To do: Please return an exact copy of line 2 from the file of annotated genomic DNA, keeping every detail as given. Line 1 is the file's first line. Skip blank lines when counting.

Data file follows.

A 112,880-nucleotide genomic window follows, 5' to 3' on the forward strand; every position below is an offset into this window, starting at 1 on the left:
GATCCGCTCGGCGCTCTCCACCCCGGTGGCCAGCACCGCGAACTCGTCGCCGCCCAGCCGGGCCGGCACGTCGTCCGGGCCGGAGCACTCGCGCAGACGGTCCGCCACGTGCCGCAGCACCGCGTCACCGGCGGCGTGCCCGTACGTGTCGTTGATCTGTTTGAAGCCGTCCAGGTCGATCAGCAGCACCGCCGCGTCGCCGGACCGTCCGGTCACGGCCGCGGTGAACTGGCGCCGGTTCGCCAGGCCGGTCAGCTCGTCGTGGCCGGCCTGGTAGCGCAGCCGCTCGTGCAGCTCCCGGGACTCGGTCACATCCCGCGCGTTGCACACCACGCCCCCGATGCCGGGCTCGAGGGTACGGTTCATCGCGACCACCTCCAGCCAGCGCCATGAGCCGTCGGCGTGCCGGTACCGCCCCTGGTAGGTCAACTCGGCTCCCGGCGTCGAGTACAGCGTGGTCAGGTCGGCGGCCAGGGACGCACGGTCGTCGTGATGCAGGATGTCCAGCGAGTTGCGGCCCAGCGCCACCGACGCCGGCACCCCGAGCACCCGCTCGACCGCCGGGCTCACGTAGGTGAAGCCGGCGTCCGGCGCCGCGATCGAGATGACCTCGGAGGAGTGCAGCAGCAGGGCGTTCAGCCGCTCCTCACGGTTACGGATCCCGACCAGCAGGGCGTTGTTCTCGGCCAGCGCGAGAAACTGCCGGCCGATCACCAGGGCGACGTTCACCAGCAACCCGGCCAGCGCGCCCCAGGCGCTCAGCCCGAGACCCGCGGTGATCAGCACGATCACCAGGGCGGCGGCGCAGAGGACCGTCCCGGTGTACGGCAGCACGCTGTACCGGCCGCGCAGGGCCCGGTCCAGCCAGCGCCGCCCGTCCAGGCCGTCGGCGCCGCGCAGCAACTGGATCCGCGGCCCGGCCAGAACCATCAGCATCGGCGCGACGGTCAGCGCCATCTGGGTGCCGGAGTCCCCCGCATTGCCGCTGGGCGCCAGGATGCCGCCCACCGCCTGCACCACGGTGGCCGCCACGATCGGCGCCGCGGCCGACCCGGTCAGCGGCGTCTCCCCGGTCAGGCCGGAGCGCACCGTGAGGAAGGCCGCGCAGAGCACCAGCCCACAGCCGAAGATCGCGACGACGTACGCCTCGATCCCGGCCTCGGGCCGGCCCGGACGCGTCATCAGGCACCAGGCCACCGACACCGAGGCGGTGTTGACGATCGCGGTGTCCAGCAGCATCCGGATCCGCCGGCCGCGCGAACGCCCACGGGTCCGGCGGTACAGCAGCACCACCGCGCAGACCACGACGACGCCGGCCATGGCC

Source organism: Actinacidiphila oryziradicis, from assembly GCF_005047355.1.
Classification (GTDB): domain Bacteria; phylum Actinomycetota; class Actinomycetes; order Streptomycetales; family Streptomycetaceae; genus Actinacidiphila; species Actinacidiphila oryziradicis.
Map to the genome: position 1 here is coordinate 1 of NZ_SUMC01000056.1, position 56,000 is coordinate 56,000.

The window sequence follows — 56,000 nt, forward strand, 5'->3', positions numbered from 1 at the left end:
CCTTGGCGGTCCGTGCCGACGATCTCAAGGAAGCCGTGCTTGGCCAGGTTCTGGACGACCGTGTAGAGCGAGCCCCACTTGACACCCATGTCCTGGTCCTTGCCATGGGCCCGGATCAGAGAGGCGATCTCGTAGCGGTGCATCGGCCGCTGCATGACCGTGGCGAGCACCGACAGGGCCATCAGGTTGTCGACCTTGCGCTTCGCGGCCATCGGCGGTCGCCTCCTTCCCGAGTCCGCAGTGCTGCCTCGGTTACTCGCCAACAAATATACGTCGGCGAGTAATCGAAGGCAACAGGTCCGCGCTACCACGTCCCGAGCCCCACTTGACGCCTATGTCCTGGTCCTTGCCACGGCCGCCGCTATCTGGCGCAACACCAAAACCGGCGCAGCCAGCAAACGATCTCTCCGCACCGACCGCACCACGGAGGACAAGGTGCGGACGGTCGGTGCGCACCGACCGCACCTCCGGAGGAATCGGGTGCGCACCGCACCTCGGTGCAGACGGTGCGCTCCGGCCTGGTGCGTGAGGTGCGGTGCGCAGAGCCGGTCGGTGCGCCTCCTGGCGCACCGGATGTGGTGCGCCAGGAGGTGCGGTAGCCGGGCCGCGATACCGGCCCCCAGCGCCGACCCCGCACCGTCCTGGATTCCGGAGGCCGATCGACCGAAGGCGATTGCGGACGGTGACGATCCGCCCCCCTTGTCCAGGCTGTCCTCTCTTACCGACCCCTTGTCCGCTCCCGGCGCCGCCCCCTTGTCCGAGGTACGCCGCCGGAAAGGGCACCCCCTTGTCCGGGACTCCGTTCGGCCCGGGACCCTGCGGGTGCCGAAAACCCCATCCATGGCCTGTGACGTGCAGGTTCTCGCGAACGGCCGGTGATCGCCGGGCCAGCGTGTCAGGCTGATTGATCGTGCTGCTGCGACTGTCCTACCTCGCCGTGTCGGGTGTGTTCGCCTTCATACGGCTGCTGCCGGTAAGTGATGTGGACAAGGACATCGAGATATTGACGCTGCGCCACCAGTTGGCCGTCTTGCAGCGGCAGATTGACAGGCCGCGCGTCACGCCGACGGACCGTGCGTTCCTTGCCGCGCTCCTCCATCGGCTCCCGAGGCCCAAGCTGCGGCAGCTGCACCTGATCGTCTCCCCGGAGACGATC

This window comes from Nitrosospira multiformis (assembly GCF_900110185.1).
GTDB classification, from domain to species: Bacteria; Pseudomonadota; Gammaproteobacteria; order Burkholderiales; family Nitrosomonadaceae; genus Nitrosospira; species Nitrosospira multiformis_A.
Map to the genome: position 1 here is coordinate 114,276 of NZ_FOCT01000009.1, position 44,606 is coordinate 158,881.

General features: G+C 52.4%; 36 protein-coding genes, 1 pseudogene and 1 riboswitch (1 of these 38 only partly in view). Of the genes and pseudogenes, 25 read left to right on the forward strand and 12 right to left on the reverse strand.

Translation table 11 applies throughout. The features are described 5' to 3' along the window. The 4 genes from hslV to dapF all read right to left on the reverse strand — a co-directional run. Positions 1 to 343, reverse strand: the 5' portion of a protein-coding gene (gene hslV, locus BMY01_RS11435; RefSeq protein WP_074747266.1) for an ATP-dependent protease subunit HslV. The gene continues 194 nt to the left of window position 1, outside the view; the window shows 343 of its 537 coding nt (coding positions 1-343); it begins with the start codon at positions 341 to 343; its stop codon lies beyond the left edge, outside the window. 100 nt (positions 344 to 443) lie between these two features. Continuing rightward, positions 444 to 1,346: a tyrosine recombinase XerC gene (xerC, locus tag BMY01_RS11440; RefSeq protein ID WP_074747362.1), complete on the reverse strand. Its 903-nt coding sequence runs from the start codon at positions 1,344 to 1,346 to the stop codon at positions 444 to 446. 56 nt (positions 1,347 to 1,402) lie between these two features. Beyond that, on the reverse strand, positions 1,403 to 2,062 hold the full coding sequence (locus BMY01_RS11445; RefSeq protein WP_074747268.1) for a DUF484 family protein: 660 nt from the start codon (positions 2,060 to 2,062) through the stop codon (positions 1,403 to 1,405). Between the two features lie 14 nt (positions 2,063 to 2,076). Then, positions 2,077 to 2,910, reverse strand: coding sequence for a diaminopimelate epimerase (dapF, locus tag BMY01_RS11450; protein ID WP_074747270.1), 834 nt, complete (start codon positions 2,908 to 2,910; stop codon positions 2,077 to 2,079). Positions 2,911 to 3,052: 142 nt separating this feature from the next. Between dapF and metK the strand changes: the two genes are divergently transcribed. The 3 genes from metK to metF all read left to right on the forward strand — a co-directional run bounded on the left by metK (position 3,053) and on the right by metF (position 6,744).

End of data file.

GATCCGCTCGGCGCTCTCCACCCCGGTGGCCAGCACCGCGAACTCGTCGCCGCCCAGCCGGGCCGGCACGTCGTCCGGGCCGGAGCACTCGCGCAGACGGTCCGCCACGTGCCGCAGCACCGCGTCACCGGCGGCGTGCCCGTACGTGTCGTTGATCTGTTTGAAGCCGTCCAGGTCGATCAGCAGCACCGCCGCGTCGCCGGACCGTCCGGTCACGGCCGCGGTGAACTGGCGCCGGTTCGCCAGGCCGGTCAGCTCGTCGTGGCCGGCCTGGTAGCGCAGCCGCTCGTGCAGCTCCCGGGACTCGGTCACATCCCGCGCGTTGCACACCACGCCCCCGATGCCGGGCTCGAGGGTACGGTTCATCGCGACCACCTCCAGCCAGCGCCATGAGCCGTCGGCGTGCCGGTACCGCCCCTGGTAGGTCAACTCGGCTCCCGGCGTCGAGTACAGCGTGGTCAGGTCGGCGGCCAGGGACGCACGGTCGTCGTGATGCAGGATGTCCAGCGAGTTGCGGCCCAGCGCCACCGACGCCGGCACCCCGAGCACCCGCTCGACCGCCGGGCTCACGTAGGTGAAGCCGGCGTCCGGCGCCGCGATCGAGATGACCTCGGAGGAGTGCAGCAGCAGGGCGTTCAGCCGCTCCTCACGGTTACGGATCCCGACCAGCAGGGCGTTGTTCTCGGCCAGCGCGAGAAACTGCCGGCCGATCACCAGGGCGACGTTCACCAGCAACCCGGCCAGCGCGCCCCAGGCGCTCAGCCCGAGACCCGCGGTGATCAGCACGATCACCAGGGCGGCGGCGCAGAGGACCGTCCCGGTGTACGGCAGCACGCTGTACCGGCCGCGCAGGGCCCGGTCCAGCCAGCGCCGCCCGTCCAGGCCGTCGGCGCCGCGCAGCAACTGGATCCGCGGCCCGGCCAGAACCATCAGCATCGGCGCGACGGTCAGCGCCATCTGGGTGCCGGAGTCCCCCGCATTGCCGCTGGGCGCCAGGATGCCGCCCACCGCCTGCACCACGGTGGCCGCCACGATCGGCGCCGCGGCCGACCCGGTCAGCGGCGTCTCCCCGGTCAGGCCGGAGCGCACCGTGAGGAAGGCCGCGCAGAGCACCAGCCCACAGCCGAAGATCGCGACGACGTACGCCTCGATCCCGGCCTCGGGCCGGCCCGGACGCGTCATCAGGCACCAGGCCACCGACACCGAGGCGGTGTTGACGATCGCGGTGTCCAGCAGCATCCGGATCCGCCGGCCGCGCGAACGCCCACGGGTCCGGCGGTACAGCAGCACCACCGCGCAGACCACGACGACGCCGGCCATGGCC